Child abuse is an increasingly serious, widespread problem in society, affecting every ethnic group, socioeconomic level, and geographic area. The significance of this problem is revealed by the nearly 3 million cases of child abuse reported each year in the United States. The Boy Scouts of America has developed a comprehensive Youth Protection training program to establish barriers to abuse and to prepare its leaders to help children who have been, or are being, abused.
The training program includes information for parents and Scouts that is required to be reviewed upon joining, as well as the video It Happened to Me for Cub Scouts, A Time to Tell for Boy Scouts and Personal Safety Awareness for Venturers. Materials are for use in youth meetings to show youth members and their parents what they should do to recognize, resist and report all forms of abuse.
In addition, the BSA has adopted a comprehensive set of policies and procedures to help ensure that Scouting continues to be safe for all participants. Background checks are required for all new leaders as of April 2003, and the Boy Scouts of America will not tolerate any form of child abuse in its program and will take all necessary steps to remove any offenders from membership in the BSA and report all cases of suspected abuse to the proper legal authorities.
Every leader in Scouting must complete Youth Protection training upon joining and must renew this training every two years. Parents will also find this training valuable. In addition to a thorough review of BSA Youth Protection policies, the training develops an increased awareness of Youth Protection issues.
Your unit trainer, unit leaders, unit commissioner, district training chair, or district executive can provide information on how to receive this important training.
Child Abuse Reporting Requirements
Leaders are encouraged to be familiar with child abuse reporting requirements. If you suspect child abuse, follow the instructions provided in the Child Abuse Reporting Requirements document. Click here for Pennsylvania. Click here for Maryland.
Important Changes to the Boy Scouts of America’s Youth Protection Training Policies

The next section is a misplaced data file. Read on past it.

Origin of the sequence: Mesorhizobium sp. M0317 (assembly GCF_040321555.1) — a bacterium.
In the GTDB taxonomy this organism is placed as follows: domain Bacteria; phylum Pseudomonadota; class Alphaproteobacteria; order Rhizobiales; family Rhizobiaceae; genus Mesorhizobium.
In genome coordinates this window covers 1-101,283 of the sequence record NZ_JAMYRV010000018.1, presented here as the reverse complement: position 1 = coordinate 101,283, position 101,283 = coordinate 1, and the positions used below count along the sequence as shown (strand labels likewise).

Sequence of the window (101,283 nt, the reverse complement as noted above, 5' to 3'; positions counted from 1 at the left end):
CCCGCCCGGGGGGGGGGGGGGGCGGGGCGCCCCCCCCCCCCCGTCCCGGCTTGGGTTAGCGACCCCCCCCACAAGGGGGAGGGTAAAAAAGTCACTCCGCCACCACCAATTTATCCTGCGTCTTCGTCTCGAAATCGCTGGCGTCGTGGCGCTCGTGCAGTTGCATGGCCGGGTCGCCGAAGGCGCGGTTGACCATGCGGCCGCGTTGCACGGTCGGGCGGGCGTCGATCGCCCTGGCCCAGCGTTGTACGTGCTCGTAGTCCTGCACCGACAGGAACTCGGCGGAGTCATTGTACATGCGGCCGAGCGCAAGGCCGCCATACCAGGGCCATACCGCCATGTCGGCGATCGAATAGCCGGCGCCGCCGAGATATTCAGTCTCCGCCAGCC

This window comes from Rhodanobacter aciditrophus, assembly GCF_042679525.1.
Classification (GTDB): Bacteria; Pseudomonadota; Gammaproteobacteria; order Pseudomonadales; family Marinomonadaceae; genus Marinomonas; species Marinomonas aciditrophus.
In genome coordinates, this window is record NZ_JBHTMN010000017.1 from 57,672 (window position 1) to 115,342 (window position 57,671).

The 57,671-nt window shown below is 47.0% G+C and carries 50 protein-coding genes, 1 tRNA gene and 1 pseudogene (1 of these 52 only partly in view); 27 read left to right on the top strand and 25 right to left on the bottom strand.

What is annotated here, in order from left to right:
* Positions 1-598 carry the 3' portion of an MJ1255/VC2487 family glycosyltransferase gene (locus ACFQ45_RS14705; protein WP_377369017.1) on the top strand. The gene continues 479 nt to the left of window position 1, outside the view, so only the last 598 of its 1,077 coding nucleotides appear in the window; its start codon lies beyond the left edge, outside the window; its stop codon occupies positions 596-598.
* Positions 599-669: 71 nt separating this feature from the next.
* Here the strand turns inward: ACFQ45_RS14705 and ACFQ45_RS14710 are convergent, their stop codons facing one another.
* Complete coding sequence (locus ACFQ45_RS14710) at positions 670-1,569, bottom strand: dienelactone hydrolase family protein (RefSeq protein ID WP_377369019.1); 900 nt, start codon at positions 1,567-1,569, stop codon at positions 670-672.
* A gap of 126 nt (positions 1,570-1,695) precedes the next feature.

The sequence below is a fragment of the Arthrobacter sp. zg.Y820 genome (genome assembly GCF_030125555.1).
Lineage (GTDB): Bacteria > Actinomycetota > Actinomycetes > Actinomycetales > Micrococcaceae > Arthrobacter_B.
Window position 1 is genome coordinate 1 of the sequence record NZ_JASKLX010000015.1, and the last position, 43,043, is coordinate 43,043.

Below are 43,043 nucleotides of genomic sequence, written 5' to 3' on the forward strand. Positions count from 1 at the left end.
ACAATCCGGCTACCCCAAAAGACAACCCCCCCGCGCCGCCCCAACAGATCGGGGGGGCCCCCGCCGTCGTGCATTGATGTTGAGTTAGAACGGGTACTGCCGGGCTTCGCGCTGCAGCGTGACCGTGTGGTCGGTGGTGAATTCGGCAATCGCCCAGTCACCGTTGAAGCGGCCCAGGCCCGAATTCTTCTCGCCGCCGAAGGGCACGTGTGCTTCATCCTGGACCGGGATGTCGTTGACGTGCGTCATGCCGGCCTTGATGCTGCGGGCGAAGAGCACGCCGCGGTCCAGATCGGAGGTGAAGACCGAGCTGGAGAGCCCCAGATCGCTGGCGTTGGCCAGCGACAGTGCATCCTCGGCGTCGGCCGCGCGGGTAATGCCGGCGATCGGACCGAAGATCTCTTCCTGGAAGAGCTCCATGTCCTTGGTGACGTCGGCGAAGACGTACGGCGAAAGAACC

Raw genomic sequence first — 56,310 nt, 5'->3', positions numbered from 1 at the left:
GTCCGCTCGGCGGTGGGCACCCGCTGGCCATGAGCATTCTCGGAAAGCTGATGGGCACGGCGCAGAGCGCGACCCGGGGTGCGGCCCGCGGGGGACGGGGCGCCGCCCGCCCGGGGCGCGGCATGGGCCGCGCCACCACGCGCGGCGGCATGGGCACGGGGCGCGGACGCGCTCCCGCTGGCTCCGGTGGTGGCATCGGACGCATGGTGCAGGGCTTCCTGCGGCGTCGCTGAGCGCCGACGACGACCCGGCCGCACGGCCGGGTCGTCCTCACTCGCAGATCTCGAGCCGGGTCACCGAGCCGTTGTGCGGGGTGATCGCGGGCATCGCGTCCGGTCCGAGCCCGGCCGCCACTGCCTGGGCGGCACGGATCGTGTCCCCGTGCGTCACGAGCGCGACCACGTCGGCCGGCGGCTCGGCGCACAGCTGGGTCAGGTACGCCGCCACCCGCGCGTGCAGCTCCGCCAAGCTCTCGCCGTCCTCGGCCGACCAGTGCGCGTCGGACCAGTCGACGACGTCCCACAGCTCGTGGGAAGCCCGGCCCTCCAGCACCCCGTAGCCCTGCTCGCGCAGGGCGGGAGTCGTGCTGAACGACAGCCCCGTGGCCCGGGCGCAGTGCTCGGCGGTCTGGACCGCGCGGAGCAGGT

Youth safety is the No. 1 concern of the BSA. To increase awareness of this societal problem and to create even greater barriers to abuse than already exist today in Scouting, the Boy Scouts of America is implementing several important changes to further enhance its Youth Protection policies:
Effective June 1, 2010:
- Youth Protection Training is required for all registered volunteers.
- New leaders are required to take Youth Protection Training before they submit their application for registration. The certificate of completion for this training must be submitted at the time application is made and before volunteer service with youth begins.
- Youth Protection Training must be taken every two years. If a volunteer’s Youth Protection Training record is not current at the time of recharter, the volunteer will not be re-registered.
To ensure these policies are fully implemented, please take the following steps:
- If you have not taken Youth Protection Training within the past two years, please log on to MyScouting and take the training. Be sure to have your member ID number. The number can be found on your Boy Scouts of America membership card.
- If you do not know your member ID number, contact your unit leader or committee chairman. Your council can also assist you.
- If you have taken Youth Protection Training online but did not input your member ID number, please log back on to the Training section of MyScouting and input your member ID so the training will be linked with your records.
- If you have taken Youth Protection Training within the past two years but did not take the course online, log on to MyScouting to ensure your records are up to date, or contact your council and have them verify that your Youth Protection Training records are accurate.
- Finally, please share these important changes with other Scouters.
Youth Protection Training is available online at
To find out more about the Youth Protection policies of the Boy Scouts of America and how to help Scouting keep your family safe, see the information available in any of the Cub Scouting or Boy Scouting handbooks, or go to http://www.scouting.org/Training/YouthProtection.aspx.
Thank you for your commitment to our nation’s young people and to Scouting.
Frequently Asked Questions about Youth Protection policies
For a list of FAQs about Youth Protection, click here.